I am pleased to publish this insightful and intriguing Platinum guest post by Dennis Folds, for all you fellow Platinum members.  Many of you are interested in Christian pseudepigrapha (= forgeries), especially those in the New Testament.  But what about the Old Testament?  Now *here* is a bold thesis!  Read it and remark! Remember: you too can submit a Platinum guest post.  It does not have to be sophisticated, learned, or novel.  Just write something you'd like to share with all of us, on anything at all connected to the blog and send it to me! ******************** Jeremiah Versus the Deuteronomist Forger   Dennis J. Folds, Ph.D. Given the interest in potential forgeries of NT books and other early Christian writings, I’d like to describe what may have been the most consequential forgery in the history of our Judeo-Christian faith:  the “discovery” of the long-lost book of the law of Moses, which purportedly contained the original covenant between YHWH and the Hebrews. The discovery is described in 2 Kings 22, during the renovation of the [...]

2022-08-08T12:55:40-04:00August 8th, 2022|Forgery in Antiquity, Hebrew Bible/Old Testament|

What’s the Point? Hey, *IS* There a Point? The Book of Ecclesiastes

In a previous post I began talking about the distinctive views of the book of Ecclesiastes, one of the real gems of the Hebrew Bible, a book that refuses to accept easy answers or blithe truisms about life, but faces reality head on.   No matter what we do or how we try to explain it away, life is short.  Very very short.  The author of course had no conception of what we know now about time in relation to lifespan.  What would he say if he knew that the world (what we would call the universe — something about which also he had no knowledge) was not a few thousand years old but 13.8 billion? My guess is that he would say the same thing he already does, but possibly with a few more exclamation points.   Given how incredibly brief our life is, even if we live to “old” age — what’s the point of it?  Is there a point?   I think there is.  And I find not just value but also hope in his [...]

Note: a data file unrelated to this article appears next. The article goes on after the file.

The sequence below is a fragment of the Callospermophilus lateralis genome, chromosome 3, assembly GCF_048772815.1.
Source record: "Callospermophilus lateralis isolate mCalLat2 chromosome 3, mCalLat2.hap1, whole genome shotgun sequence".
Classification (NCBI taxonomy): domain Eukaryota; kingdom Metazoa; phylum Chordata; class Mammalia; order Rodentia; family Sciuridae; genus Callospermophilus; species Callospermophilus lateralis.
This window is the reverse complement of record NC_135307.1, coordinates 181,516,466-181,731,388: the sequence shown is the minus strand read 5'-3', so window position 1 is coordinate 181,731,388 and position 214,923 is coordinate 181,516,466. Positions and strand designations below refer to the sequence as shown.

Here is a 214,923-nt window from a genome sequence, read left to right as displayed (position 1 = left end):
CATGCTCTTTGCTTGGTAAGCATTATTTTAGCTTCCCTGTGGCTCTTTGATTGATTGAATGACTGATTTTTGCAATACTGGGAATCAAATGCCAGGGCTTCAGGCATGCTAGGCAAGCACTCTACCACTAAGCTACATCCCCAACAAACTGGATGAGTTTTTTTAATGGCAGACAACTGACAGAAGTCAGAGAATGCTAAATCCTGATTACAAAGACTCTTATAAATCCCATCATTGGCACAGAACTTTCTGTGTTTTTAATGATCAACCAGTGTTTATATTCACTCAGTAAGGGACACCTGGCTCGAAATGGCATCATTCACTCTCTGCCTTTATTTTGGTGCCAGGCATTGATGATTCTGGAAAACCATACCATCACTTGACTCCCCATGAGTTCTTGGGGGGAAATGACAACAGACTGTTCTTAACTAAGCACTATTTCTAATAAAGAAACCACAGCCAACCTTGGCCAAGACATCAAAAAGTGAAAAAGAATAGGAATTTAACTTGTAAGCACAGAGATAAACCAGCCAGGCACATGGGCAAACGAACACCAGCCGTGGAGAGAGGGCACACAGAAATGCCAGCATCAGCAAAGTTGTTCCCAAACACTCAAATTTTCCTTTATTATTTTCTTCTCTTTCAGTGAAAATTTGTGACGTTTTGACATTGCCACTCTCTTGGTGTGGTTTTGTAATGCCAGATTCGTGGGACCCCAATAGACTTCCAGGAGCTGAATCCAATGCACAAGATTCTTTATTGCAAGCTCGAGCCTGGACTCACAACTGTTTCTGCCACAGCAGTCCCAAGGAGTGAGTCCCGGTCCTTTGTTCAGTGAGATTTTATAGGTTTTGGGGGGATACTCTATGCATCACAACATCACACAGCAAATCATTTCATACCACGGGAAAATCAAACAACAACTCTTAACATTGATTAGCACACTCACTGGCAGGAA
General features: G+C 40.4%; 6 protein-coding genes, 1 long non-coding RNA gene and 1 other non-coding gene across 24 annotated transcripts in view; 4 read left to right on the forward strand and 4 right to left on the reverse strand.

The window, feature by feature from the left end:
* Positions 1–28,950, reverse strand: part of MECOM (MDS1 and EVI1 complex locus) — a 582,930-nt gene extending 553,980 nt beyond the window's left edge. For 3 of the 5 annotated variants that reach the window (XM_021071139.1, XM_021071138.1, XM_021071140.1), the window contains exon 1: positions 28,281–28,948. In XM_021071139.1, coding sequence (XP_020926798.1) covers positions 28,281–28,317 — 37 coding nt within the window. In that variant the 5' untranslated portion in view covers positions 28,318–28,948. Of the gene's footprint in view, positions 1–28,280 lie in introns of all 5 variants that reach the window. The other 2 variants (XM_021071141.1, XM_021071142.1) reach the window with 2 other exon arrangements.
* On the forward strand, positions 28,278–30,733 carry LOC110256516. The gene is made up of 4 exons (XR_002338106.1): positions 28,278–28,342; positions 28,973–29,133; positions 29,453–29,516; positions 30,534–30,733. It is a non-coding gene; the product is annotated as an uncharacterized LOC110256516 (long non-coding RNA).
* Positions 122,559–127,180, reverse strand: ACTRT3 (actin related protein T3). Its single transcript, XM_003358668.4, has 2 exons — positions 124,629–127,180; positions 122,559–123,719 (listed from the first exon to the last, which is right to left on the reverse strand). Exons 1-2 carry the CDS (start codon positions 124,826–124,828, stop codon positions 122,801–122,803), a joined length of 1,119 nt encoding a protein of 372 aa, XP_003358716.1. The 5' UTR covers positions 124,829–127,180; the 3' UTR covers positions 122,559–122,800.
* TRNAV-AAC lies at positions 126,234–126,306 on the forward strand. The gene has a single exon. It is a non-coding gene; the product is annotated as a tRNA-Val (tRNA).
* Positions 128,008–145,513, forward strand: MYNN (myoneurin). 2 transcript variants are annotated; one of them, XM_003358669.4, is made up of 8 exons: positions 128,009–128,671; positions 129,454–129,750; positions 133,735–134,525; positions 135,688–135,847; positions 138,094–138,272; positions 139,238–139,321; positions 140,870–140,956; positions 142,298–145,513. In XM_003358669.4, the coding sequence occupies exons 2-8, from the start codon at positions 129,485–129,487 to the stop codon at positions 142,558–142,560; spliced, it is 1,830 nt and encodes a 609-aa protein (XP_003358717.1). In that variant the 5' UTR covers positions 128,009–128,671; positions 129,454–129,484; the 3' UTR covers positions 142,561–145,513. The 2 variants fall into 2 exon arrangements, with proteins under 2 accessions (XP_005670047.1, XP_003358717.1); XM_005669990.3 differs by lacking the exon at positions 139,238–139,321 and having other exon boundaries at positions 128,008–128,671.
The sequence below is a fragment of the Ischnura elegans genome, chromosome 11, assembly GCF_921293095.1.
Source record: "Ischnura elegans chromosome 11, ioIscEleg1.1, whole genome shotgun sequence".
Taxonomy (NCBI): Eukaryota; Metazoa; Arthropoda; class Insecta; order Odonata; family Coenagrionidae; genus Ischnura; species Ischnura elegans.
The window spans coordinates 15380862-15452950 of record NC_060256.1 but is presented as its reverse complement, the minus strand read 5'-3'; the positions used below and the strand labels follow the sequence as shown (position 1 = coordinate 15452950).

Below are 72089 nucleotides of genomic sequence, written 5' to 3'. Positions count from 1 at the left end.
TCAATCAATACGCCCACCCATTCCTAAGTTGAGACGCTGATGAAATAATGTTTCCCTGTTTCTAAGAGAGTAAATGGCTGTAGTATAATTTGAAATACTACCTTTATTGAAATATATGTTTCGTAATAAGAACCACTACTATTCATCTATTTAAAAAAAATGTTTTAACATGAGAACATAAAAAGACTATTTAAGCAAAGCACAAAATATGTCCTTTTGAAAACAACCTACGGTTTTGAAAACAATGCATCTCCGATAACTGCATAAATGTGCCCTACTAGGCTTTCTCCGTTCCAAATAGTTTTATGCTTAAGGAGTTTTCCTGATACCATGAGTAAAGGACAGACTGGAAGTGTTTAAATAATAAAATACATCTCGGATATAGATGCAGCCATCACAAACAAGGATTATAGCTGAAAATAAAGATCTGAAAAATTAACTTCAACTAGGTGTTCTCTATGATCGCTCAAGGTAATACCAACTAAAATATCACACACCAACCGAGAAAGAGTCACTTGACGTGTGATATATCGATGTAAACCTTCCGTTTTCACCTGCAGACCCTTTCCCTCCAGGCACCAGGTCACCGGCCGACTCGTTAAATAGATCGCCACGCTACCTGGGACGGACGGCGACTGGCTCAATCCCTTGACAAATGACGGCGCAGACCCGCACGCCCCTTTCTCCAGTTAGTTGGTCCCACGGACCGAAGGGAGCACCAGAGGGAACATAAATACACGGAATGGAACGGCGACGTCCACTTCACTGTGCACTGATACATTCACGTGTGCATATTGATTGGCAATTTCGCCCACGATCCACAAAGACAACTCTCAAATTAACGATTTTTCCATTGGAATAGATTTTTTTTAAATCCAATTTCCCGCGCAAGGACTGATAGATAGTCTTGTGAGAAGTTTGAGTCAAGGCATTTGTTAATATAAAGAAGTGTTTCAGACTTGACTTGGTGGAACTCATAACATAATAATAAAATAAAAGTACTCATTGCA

2022-07-01T19:51:29-04:00June 30th, 2022|Hebrew Bible/Old Testament|

A Skeptical View of Life … From the Bible!

To celebrate the tenth-year anniversary of the blog on this past April 18, I've been posting all the previous April 18 posts.  This one is from 2020; in it I discuss one of my favorite books of the Bible, Ecclesiastes.  The post was originally part of a series of posts on "Wisdom Literature" in the OT, as I indicate at the outset. ****************************** In my previous post I pointed to the “Wisdom” literature of the Old Testament (usually said to comprise Job, Proverbs, and Ecclesiastes), suggesting that this is a good time for all of us to ingest some wisdom from those who went before.  The book of Ecclesiastes has long been my favorite in the Old Testament.  It seems so modern in so many ways.  Even though written over 2000 years ago, it considers ageless questions about what the *point* of it all is. If you don’t know it, it’s worth reading; it won’t take long.  If you do know it, it’s worth reading again.   To provide some orientation to the overall theme of [...]